‘Hogwarts Legacy’ game sparks conversations about prejudice


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The “Harry Potter” franchise is one of the most profitable in the world, with the films alone grossing a total of $9.7 billion.

With the release of “Hogwarts Legacy,” the newest “Harry Potter” game developed by Avalanche Software, the conversation about J.K. Rowling’s prejudice and controversial beliefs continues. In recent years, Rowling has proclaimed not only her disbelief in the existence of trans people, but an outright hatred of transgender women, seeing them as predatory men rather than vulnerable women.

With the massive popularity of the “Harry Potter” series in the mid-to-late ‘90s and into the 2000s, there are few who do not know at least something about the series, and it is very nostalgic for many millennials and other generations.

Some see the newest installment in the “Wizarding World” franchise as another nostalgia-laden cash-grab.  Avery Reuter Lorenzana, a junior at Guilford, is well aware of the many criticisms surrounding both the creator and the game. 

“Obviously it is a money-making machine for J.K. Rowling, who is a billionaire who funds trans-hate and trans genocide across the Anglo world,” she said.  Lorenzana also called the ex-developer of the game, Troy Leavitt, a “neo-Nazi and misogynist.” According to  Polygon, while he left Avalanche in 2021, Leavitt still participated in  producing the game.

Lorenzana believes that the sale of the game “very directly financially benefits J.K.R., and she has said that the continued financial support of people is a mandate of her views; she takes it as a mandate regardless of what people think they’re doing.”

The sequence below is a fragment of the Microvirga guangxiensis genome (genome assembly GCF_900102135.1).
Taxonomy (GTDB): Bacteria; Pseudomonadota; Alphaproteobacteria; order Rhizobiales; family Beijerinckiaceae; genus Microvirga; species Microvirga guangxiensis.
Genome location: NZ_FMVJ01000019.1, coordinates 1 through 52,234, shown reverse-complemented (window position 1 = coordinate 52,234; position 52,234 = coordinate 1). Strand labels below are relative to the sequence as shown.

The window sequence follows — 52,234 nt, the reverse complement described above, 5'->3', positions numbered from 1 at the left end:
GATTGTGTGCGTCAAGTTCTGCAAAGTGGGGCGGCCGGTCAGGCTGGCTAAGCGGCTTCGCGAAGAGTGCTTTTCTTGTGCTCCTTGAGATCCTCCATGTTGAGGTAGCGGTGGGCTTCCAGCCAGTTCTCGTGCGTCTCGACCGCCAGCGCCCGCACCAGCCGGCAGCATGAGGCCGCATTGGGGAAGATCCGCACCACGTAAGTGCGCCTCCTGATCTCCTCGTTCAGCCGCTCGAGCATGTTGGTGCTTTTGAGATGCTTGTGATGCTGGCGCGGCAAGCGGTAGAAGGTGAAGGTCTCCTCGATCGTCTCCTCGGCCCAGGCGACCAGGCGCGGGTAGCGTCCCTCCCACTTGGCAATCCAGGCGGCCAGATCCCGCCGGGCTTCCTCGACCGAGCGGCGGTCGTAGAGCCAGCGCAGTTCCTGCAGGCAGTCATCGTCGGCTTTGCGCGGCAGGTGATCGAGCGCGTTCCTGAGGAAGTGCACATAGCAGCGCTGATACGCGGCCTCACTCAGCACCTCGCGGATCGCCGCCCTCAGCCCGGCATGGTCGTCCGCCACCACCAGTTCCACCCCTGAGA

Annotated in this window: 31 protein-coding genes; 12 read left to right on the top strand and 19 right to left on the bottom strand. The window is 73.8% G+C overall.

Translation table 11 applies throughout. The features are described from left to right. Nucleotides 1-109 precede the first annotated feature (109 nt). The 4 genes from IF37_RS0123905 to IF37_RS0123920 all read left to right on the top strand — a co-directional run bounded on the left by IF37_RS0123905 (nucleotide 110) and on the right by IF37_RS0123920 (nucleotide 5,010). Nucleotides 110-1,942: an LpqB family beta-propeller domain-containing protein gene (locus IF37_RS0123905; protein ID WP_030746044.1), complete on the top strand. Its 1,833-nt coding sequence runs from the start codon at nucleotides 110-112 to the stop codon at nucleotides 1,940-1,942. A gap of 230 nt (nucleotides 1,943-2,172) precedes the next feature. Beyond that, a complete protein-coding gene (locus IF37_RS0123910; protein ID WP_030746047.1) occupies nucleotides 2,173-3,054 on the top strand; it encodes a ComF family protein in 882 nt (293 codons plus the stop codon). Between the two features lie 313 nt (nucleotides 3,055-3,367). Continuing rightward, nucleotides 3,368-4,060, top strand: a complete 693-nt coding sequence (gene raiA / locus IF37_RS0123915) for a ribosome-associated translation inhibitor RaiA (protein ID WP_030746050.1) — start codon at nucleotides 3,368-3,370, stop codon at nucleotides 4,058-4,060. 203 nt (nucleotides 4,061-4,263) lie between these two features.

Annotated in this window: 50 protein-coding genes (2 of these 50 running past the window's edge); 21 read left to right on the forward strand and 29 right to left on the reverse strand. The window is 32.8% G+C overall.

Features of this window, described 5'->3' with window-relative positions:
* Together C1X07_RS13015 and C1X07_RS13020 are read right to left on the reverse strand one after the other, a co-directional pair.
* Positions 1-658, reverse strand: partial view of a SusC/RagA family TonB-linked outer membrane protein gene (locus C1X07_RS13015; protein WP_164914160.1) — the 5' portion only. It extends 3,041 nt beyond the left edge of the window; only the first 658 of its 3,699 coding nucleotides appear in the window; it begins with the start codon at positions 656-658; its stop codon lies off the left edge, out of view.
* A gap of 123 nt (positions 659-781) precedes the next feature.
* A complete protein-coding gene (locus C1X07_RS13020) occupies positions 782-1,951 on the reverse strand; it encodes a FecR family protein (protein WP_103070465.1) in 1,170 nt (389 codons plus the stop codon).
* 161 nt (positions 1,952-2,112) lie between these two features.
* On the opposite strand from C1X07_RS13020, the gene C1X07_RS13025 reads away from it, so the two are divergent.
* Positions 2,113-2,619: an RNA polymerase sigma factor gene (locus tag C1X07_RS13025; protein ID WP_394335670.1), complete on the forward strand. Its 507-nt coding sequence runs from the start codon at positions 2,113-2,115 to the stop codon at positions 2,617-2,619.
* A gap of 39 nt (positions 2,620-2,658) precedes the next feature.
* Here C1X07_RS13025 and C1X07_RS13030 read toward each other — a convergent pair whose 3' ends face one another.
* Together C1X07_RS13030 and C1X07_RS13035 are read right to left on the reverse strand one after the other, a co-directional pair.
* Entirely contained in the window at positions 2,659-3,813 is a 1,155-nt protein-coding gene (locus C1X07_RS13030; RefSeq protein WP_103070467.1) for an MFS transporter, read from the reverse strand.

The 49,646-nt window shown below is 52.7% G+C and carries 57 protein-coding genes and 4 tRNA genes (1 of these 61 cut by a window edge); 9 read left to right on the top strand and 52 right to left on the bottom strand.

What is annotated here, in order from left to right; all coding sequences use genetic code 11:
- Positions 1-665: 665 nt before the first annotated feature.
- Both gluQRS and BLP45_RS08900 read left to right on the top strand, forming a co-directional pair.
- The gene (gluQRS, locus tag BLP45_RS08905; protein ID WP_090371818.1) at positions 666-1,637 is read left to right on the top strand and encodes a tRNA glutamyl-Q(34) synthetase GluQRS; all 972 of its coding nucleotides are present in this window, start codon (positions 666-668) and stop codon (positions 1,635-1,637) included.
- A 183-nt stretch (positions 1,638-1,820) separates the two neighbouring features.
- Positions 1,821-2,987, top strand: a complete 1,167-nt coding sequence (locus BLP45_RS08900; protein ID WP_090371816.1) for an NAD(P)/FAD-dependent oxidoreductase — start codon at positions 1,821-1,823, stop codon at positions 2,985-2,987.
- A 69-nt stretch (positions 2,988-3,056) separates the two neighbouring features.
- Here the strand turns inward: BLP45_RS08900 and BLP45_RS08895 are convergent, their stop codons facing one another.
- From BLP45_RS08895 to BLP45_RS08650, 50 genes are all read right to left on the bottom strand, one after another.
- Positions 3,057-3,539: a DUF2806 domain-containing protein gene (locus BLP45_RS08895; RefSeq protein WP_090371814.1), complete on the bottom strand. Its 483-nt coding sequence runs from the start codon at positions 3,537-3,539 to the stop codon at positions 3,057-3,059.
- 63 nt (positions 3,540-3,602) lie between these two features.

Also, as far as I’ve seen, it’s also just a bad game,” Lorenzana said.

Guilford students Andy Li and Taheerah McKinney agreed with Lorenzana, commenting that the game is “just alright.”  Both are well aware of the awful things Rowling has said and done, and, as people of color, also are aware of her racism in the series.

Cho Chang, the only Asian character in the “Harry Potter” books and films, has a name composed of two surnames from different cultures, and Kingsley Shacklebolt, one of the few Black characters in the entire series, has a name that many fans find insulting. 

Along with the racist stereotypes in the original source material, Lorenzana pointed out that “all of the non-human creatures are literally and legally subhuman, with the goblins in particular being Jewish caricatures.” 

According to Lorenzana, the base plot of the game is an anti-Semitic blood-libel story, and “has a whole thing endorsing the house-elf slavery, which is just… crazy.”  She added that, to those aware of stereotypes and prejudices against anyone who isn’t Anglo-Saxon, cisgender or white, “it’s kinda explicit.” 

While there are certainly some consumers of the game who are unaware of Rowling’s bigotry, there are allies of the LGBT+ community and other at-risk groups who are  aware of her beliefs and policies, but still play the game. Despite the many controversies and criticisms surrounding it, the newly released “Hogwarts Legacy” is still currently in vogue. 

The likes of IGN (formerly known as Imagine Games Network) gave “Hogwarts Legacy” a 9/10 rating, so it is likely that there will be expansions and downloadable content for the game. Past that, there doesn’t seem to be much hope for the game’s longevity. 

Like so many other games with pop culture connections, such as “Nickelodeon All-Star Brawl” and “Multiversus,” “Hogwarts Legacy” seems to be a momentary fad and passing fancy. The people who are targeted by Rowling and her beliefs can only hope that the game’s popularity fades quickly and that Rowling herself passes into obscurity.